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Quote:
Originally Posted by Arch View Post
While they are waiting for enough to be converted, they can look at pictures from the 1970's of people waiting in lines at the gas stations when they had no fuel to dispense
funny thing about that is prices did not sky rocket when that happened back in the 70's.. The theory for converting methane to fuel on Mars is to launch unmaned return vehicle a full year prior so it can start converting.. Interesting stuff.
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post #15 of 24 (permalink) Old 05-25-2008, 08:54 PM
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5 minutes ago
PASADENA, Calif. — A NASA spacecraft plunged into the atmosphere of Mars and successfully landed in the Red Planet's northern polar region on Sunday, where it will begin 90 days of digging in the permafrost to look for evidence of the building blocks of life.

Cheers swept through mission control at NASA's Jet Propulsion Laboratory when the touchdown signal from the Phoenix Mars Lander was detected after a nailbiting descent. Engineers and scientists hugged and high-fived one another.

"In my dreams it couldn't have gone as perfectly as it went," project manager Barry Goldstein said. "It went right down the middle."

Among Phoenix's first tasks were to check its power supply and the health of its science instruments, and unfurl its solar panels after the dust settled. Mission managers said there would be a two-hour blackout period as Phoenix conducted the checks while out of view from Earth.

Initial results show Phoenix landed almost level, tilted at a quarter of a degree.

"The hardest part is over. There's still a lot of drama left," said Goldstein, who kept up a JPL tradition by passing out bowls of lucky peanuts during the landing.

Phoenix plunged into the Martian atmosphere at more than 12,000 mph after a 10-month, 422 million-mile voyage through space. The lander kept in contact with Earth through the orbiting Mars Odyssey during the entire "seven minutes of terror."

It performed a choreographed dance that included unfurling its parachute, shedding its heat shield and backshell, and firing thrusters to slow to a 5 mph touchdown. The radio signal confirming the landing came at 4:53 p.m. PDT.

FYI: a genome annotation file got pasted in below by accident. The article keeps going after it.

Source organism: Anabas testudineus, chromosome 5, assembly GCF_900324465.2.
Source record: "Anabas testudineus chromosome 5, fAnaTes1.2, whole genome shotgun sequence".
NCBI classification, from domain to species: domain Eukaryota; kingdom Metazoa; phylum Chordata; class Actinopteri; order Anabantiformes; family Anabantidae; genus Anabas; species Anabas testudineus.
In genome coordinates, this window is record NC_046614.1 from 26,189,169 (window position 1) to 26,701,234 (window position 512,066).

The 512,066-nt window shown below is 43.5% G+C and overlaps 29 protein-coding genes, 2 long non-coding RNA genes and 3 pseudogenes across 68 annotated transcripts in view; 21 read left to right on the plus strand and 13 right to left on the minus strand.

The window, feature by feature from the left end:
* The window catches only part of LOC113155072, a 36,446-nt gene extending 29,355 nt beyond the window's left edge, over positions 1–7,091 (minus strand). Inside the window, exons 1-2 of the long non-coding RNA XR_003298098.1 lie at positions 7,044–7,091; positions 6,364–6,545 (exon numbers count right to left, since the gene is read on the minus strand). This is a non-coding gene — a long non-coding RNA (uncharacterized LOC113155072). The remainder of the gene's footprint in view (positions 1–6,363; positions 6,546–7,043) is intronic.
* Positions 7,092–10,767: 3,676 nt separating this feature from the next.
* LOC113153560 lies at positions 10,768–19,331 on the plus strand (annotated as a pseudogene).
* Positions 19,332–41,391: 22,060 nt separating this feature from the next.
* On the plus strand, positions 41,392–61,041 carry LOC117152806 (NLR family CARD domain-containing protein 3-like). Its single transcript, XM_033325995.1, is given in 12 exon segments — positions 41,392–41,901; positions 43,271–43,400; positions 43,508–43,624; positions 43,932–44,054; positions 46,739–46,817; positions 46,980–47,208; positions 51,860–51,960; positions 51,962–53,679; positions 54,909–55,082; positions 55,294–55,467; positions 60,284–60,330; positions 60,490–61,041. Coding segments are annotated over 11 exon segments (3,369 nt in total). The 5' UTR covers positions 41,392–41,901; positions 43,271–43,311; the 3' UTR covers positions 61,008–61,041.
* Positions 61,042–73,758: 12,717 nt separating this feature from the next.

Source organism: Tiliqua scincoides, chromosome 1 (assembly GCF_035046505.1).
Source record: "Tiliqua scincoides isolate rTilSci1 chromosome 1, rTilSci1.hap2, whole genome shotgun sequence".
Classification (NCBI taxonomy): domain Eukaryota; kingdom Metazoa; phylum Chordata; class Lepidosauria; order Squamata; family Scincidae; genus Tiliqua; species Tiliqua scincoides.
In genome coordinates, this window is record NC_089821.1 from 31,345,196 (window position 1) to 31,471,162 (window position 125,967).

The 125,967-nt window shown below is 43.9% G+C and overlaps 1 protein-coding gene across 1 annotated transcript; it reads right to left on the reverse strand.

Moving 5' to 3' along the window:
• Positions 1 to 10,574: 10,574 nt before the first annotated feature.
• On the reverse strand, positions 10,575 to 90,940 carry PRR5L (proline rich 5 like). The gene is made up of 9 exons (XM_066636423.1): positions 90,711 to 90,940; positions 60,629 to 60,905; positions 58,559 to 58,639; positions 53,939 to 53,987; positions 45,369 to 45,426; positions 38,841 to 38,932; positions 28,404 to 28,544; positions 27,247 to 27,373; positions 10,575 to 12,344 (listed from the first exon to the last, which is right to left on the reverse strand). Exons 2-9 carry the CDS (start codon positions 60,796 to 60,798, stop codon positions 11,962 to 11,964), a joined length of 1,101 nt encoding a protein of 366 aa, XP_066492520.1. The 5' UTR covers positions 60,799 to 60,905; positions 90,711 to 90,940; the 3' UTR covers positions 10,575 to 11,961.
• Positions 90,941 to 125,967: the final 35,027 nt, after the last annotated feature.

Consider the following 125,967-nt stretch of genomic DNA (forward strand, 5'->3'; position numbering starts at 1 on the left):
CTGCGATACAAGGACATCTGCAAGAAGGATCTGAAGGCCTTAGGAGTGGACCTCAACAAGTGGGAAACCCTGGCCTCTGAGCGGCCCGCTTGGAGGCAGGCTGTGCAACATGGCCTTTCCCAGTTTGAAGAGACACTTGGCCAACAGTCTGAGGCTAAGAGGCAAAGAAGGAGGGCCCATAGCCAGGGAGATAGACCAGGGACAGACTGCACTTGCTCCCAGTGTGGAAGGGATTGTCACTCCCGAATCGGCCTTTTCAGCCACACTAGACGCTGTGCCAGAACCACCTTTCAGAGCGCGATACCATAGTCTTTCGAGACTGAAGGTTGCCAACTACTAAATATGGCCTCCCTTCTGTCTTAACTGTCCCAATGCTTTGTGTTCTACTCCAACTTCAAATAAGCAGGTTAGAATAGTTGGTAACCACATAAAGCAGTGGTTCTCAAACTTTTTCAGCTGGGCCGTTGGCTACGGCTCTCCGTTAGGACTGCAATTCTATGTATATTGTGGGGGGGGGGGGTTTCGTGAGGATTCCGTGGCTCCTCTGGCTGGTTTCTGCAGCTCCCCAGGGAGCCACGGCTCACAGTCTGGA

"Touchdown detected!! We're on the surface of Mars and there is celebration in Mission Control!!" JPL engineer Brent Shockley blogged from inside mission control.

It's the first successful soft landing on Mars since the twin Viking landers touched down in 1976. NASA's twin rovers, which successfully landed on Mars four years ago, used a combination of parachutes and cushioned air bags to bounce to the surface.

Mission chief scientist Peter Smith of the University of Arizona, Tucson, had two words to describe the landing: "Picture perfect."

Phoenix's landing is a relief for NASA since Mars has a reputation of swallowing spacecraft. More than half of all nations' attempts to land on Mars have failed.

Phoenix's target landing site was 30-mile-wide shallow valley in the high northern latitudes similar in location to Earth's Greenland or northern Alaska. The site was chosen because images from space spied evidence of a reservoir of frozen water close to the surface.

Like a tourist in a foreign country, the lander initially will take in the sights during its first week on the Red Planet. It will talk with ground controllers through two Mars orbiters, which will relay data and images.

Phoenix is equipped with an 8-foot-long arm capable of digging trenches in the soil to get to ice that is believed to be buried inches to a foot deep. Then it will analyze the dirt and ice samples for traces of organic compounds, the chemical building blocks of life.

The lander also will study whether the ice ever melted at some point in Mars' history when the planet had a warmer environment than the current harsh, cold one it currently has.

Scientists do not expect to find water in its liquid form at the Phoenix landing site because it's too frigid. But they say that if raw ingredients of life exist anywhere on the planet, they likely would be preserved in the ice.

Phoenix, however, cannot detect signs of alien life that may exist now or once existed.